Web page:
One solution to the problem of difficult drainage by gravity is to fit a pump to the waste outlet from the shower to pump waste water into the drain at a rate sufficient to prevent the shower tray from filling with water. Examples of pumped waste systems for showers can be found in GB 1,532,953; GB 2,224,777; GB 2,276,541; GB 2,288116; GB 2,294,636; GB 2,361,429 and GB 2,373,515.

GB 2,276,541 and GB 2,294,636 describe shower trays which have a recess into which water flows. An electric pump is located above the shower tray and sucks water from the recess by means of a pipe which projects into the recess from above. GB 1,532,953; GB 2,224,777; GB 2,288116; GB 2,294,636; GB 2,361,429 and GB 2,373,515 describe shower trays with a waste outlet through which water drains into a sump (chamber or gully trap), the water again being sucked therefrom through a pipe connected to an electric pump.

GB 2,373,515 describes a floor drain for a shower which includes a wet floor former for supporting a water resistant floor covering material, the former comprising a base having a predetermined fall, and a trap towards which the fall is directed, the trap comprising a sump which is provided on the base, a shower water inlet through which water from the floor covering material can enter the sump, a waste water outlet, a pump for causing at least a portion of the said water to flow from the sump through the waste water outlet, and a clamp which surrounds the shower water inlet and by which the floor covering material can be clamped to the base. The pump is located incorporated into the waste water outlet (discharge pipe).

These systems suffer from a number of problems. A typical electrically heated shower can deliver water at 6-8 litres/minute. In order that the shower should not fill up and flood the room in which it is located, the pump must remove water at a rate no less than this and so the pump is typically rated at around 10-12 litres/minute. Such pumps are large, making it difficult to locate the pump below the shower tray. They are also noisy. As the pump draws at a rate greater than the water flows from the shower, it will also draw a large amount of air through the drainage system. This can lead to air locks forming in the system, preventing effective drainage, and causes more noise.

GB 2,224,777 proposes providing a sump below the shower tray and operating the pump only when sufficient water has entered the sump to activate an operating switch. In order to avoid the pump continuously switching on and off, it is necessary that the sump is relatively large and that there is a delay between the water level dropping low enough to deactivate the pump and the pump actually stopping. This makes installation difficult and can lead to oscillation when the shower is stopped as water draining back from the pump when it stops can be sufficient to reactivate the pump. The water draining out of the pump can still cause air lock problems. It has been proposed to mount the pump in the sump itself. However, the large physical size of the pump means that this can be difficult to install if there is limited vertical space available below the shower tray. The pump is also vulnerable to blockage by hair or the like, a problem common to most existing pumped-outlet shower systems.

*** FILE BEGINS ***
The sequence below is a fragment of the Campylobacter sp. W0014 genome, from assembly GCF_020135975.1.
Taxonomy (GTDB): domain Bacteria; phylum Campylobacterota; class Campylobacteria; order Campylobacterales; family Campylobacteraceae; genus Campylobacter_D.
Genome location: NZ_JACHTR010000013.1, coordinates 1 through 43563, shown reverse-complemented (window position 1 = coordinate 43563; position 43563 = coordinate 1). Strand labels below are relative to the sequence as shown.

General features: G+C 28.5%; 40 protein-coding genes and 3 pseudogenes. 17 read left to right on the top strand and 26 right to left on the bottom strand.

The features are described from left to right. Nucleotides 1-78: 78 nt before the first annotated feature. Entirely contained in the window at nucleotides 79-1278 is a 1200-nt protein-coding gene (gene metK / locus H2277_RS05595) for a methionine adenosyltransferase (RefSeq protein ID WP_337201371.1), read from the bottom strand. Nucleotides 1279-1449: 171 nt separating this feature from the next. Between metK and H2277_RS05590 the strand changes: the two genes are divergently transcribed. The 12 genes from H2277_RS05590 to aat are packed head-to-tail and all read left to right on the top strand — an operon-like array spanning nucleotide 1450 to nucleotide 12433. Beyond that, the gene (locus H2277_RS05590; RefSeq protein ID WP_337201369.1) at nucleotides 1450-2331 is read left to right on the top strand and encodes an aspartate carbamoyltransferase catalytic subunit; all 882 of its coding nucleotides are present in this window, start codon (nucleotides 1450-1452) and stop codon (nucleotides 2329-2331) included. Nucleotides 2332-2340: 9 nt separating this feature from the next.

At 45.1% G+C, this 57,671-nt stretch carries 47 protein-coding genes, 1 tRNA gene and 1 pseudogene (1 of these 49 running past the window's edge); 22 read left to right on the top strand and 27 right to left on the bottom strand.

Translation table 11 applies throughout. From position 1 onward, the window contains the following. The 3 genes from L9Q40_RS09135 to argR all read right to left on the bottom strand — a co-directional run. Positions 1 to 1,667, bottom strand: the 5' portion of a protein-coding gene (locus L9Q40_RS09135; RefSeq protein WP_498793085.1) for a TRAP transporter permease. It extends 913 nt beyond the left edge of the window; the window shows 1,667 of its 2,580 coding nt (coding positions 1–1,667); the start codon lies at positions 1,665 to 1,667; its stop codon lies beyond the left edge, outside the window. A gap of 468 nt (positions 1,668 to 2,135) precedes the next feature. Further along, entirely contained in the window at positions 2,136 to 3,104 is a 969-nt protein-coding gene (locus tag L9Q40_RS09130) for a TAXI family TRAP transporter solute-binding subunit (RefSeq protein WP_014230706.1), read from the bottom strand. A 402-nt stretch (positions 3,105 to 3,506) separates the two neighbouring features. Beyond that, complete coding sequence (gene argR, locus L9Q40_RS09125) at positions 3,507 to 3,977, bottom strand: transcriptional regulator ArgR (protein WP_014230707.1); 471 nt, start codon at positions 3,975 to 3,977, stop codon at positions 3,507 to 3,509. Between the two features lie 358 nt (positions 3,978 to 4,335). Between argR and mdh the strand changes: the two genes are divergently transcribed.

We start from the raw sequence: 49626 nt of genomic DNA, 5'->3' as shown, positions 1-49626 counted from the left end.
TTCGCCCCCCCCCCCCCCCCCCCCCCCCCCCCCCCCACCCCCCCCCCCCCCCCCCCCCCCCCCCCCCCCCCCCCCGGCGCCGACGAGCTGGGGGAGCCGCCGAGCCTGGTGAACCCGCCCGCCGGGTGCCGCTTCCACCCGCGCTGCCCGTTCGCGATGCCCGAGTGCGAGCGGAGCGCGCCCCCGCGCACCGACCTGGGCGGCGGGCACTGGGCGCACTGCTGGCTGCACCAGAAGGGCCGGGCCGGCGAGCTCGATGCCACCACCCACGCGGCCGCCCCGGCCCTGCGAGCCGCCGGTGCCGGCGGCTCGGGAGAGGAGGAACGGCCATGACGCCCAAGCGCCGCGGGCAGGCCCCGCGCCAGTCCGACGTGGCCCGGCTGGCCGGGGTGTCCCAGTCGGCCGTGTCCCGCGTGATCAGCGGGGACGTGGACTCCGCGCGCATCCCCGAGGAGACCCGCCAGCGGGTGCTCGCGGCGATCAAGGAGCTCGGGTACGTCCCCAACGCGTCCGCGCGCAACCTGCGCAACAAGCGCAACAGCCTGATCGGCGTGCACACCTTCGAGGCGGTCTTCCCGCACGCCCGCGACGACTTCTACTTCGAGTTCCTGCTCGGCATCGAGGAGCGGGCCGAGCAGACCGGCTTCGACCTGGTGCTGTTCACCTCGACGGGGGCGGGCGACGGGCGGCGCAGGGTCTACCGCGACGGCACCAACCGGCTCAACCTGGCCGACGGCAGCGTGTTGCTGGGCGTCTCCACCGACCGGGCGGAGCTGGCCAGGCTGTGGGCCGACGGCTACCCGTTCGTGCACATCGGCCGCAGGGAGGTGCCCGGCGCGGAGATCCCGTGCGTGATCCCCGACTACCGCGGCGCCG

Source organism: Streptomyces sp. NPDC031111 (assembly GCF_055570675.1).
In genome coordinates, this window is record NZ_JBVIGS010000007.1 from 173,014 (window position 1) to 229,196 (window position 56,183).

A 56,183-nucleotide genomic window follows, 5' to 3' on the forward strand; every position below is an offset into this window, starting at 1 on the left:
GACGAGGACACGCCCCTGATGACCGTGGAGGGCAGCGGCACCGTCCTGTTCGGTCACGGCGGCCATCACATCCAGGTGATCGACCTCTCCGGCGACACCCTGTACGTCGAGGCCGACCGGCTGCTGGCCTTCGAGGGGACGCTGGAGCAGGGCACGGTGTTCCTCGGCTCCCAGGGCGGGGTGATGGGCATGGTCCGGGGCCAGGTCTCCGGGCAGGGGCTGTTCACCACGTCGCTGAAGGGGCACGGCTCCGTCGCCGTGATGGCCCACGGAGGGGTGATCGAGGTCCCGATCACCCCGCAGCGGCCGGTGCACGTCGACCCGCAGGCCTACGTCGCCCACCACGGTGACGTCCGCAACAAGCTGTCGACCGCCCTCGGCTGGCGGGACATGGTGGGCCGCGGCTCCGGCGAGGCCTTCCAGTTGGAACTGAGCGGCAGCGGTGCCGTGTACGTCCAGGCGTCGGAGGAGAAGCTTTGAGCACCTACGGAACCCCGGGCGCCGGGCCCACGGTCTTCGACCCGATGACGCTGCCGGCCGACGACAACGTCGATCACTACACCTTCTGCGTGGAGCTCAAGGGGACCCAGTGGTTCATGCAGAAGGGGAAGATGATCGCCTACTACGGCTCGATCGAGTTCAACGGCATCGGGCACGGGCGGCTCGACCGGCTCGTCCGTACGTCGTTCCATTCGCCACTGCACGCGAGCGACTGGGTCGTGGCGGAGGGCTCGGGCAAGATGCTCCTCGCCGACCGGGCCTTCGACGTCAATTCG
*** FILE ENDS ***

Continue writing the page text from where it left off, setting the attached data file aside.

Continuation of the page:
It is an object of this invention to provide a pumped-outlet shower which does not suffer from some or all of these problems.

It is another object of this invention to provide a wet floor former for creating a shower installation that can be supplied with a pump to assist drainage which does not suffer from some or all of these problems.

This invention attempts to address these problems by positioning a pump in the shower tray drain outlet or the wet floor former so that the tray drains directly into the pump chamber.

A pump according to the invention comprises a pump chamber having an inlet for receiving water from the shower base and an outlet through which the water is pumped; characterised in that the inlet can be connected to the shower base such that the water drains directly into the pump chamber from the shower base.

The pump can have a motor mounted above or below the pump chamber. There can also be a filter cover mounted above the pump chamber to prevent blockage of the chamber. Where the motor is located above the pump chamber, it can be positioned so as to be entirely below the cover.

By positioning the pump chamber to receive water from the shower directly, the problems associated with the need to suck water from a sump are avoided. Thus the pump can be of lower power and problems of air locks are reduced. The preferred form of pump is a Centrifugal pump, although other forms of pump can also be used with the same benefits. The motor is mounted above the chamber, and drives the impeller by means of a drive shaft which passes through the shower drain outlet.

This pump can be used in a shower tray arrangement, with the pump chamber being optionally formed integrally with the shower tray, or in a wet-floor former in which a waterproof upper layer on the former is clamped to the pump.

The invention also comprises a wet floor former for supporting a water resistant floor covering material, the former comprising a base having a predetermined fall, and a trap towards which the fall is directed, the trap comprising a sump which is provided on the base, a shower water inlet through which water from the floor covering material can enter the sump, and a waste water outlet, the sump being configured as a pump chamber for receiving a pump mechanism for pumping water from the sump through the waste water outlet.

By configuring the sump as a pump chamber, it is possible to fit a pump after the former has been installed without the need to have access below the base. Also, because such a sump can operates without a pump mechanism, either for a gravity drain, or when attached to another pump system in the discharge, it is only necessary to have one type of former for any installation.

The sump is preferably formed integrally with the base, although it can also be formed separately and attached prior to installation.

It is also preferred that a clamp is provided which surrounds the shower water inlet and by which the floor covering material can be clamped to the base, typically attaching directly to the sump/pump chamber.

The invention will now be described by way of examples, with reference to the accompanying drawings, in which: